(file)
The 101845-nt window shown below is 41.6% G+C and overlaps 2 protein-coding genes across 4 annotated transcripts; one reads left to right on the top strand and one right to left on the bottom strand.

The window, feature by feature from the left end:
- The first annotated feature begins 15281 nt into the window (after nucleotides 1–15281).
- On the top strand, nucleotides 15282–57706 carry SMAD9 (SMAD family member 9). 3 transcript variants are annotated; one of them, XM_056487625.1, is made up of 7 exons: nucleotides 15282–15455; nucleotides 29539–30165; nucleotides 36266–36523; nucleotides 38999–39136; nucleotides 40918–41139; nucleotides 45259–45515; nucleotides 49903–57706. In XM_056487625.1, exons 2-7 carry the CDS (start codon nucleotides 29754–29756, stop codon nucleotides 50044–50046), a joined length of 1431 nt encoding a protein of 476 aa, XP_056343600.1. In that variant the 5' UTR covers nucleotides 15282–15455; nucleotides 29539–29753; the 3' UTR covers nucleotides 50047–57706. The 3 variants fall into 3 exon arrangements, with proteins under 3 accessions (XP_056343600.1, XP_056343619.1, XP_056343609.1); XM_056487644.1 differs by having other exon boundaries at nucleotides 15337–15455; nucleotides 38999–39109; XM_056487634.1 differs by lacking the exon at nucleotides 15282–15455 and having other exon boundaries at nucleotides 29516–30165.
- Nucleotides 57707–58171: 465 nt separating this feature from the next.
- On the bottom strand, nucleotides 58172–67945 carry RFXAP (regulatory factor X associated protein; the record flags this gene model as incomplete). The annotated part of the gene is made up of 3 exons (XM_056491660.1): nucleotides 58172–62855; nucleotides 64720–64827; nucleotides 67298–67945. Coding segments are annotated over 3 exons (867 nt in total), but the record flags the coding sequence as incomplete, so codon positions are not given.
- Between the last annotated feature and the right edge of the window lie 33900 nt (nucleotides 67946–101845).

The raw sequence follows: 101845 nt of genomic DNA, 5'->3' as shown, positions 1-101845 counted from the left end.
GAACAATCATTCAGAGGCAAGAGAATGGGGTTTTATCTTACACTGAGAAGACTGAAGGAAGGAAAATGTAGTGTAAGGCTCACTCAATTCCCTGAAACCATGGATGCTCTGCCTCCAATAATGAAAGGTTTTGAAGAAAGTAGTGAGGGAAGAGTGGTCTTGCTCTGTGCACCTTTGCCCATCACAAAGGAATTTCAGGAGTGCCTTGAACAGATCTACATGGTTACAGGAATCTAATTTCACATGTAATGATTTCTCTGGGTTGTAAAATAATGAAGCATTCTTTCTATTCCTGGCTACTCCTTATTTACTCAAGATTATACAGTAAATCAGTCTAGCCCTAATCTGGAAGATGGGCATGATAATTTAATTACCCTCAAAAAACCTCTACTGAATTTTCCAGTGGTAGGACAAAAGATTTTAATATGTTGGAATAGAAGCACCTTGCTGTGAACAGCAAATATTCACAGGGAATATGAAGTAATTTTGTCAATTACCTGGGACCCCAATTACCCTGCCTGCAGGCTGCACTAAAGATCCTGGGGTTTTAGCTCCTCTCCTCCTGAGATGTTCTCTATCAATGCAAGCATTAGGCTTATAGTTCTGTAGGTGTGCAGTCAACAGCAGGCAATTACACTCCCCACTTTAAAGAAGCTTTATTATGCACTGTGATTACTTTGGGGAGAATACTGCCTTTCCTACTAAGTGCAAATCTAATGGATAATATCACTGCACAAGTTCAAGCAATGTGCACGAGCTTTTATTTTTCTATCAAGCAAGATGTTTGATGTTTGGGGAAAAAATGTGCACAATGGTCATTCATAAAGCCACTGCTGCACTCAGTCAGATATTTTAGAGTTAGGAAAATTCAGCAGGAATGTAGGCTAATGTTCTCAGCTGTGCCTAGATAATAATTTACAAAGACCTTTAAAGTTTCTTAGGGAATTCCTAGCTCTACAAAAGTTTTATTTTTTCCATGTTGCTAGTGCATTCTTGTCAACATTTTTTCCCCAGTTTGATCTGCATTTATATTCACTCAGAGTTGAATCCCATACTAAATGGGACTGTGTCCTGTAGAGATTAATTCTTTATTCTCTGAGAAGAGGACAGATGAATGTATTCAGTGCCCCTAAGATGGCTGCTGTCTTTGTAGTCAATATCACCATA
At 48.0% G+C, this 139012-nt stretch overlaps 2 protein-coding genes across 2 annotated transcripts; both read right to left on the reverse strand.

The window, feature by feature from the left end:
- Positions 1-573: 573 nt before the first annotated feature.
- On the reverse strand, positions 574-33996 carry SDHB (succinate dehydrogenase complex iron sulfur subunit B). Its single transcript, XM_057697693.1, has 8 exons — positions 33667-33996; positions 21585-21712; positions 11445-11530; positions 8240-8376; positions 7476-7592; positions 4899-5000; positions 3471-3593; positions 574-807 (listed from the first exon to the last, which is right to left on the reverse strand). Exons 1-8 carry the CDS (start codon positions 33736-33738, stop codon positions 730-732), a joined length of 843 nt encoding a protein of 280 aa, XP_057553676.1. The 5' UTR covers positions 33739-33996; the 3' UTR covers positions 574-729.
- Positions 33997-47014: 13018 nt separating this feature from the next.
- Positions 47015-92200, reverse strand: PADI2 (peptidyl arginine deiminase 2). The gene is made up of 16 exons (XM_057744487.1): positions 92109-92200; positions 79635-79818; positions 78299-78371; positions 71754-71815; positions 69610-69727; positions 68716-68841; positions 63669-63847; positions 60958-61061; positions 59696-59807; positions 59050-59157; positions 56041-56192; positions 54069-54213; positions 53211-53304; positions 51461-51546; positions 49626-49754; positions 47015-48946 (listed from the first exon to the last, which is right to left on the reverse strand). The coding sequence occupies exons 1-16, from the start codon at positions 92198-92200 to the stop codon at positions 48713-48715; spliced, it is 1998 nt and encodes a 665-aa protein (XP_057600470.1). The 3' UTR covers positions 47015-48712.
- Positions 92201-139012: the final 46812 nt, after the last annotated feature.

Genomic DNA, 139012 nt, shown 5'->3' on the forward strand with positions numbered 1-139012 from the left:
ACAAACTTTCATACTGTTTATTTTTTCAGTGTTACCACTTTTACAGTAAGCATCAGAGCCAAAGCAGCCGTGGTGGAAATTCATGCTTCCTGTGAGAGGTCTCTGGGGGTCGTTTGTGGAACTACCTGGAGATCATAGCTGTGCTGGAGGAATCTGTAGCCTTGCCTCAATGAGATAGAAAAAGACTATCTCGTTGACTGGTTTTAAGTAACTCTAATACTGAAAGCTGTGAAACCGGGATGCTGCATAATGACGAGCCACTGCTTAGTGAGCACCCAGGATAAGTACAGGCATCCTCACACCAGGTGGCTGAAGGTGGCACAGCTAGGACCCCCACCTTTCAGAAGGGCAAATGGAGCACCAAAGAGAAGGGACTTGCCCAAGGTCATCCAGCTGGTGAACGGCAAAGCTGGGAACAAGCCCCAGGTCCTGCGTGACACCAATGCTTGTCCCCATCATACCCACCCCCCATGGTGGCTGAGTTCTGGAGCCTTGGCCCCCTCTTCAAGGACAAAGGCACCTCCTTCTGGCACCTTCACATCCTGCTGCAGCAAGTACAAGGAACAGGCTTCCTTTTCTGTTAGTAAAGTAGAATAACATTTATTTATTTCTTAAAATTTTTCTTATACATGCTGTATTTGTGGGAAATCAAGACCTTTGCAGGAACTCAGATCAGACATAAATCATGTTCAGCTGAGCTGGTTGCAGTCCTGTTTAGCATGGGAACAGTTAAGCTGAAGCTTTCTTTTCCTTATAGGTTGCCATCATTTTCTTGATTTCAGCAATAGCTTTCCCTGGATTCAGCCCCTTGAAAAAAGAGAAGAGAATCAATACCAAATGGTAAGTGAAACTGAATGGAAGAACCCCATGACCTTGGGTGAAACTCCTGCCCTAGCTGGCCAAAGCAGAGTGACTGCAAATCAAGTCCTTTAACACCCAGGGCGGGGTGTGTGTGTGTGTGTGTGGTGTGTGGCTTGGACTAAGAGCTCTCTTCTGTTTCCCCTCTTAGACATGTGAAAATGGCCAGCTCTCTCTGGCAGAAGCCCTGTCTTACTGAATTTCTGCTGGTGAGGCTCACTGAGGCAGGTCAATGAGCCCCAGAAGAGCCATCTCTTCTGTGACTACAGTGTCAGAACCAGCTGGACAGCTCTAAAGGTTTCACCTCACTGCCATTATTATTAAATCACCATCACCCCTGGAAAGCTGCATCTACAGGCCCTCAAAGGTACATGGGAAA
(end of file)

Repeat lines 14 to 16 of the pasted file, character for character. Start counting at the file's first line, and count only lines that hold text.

- Positions 33997-47014: 13018 nt separating this feature from the next.
- Positions 47015-92200, reverse strand: PADI2 (peptidyl arginine deiminase 2). The gene is made up of 16 exons (XM_057744487.1): positions 92109-92200; positions 79635-79818; positions 78299-78371; positions 71754-71815; positions 69610-69727; positions 68716-68841; positions 63669-63847; positions 60958-61061; positions 59696-59807; positions 59050-59157; positions 56041-56192; positions 54069-54213; positions 53211-53304; positions 51461-51546; positions 49626-49754; positions 47015-48946 (listed from the first exon to the last, which is right to left on the reverse strand). The coding sequence occupies exons 1-16, from the start codon at positions 92198-92200 to the stop codon at positions 48713-48715; spliced, it is 1998 nt and encodes a 665-aa protein (XP_057600470.1). The 3' UTR covers positions 47015-48712.
- Positions 92201-139012: the final 46812 nt, after the last annotated feature.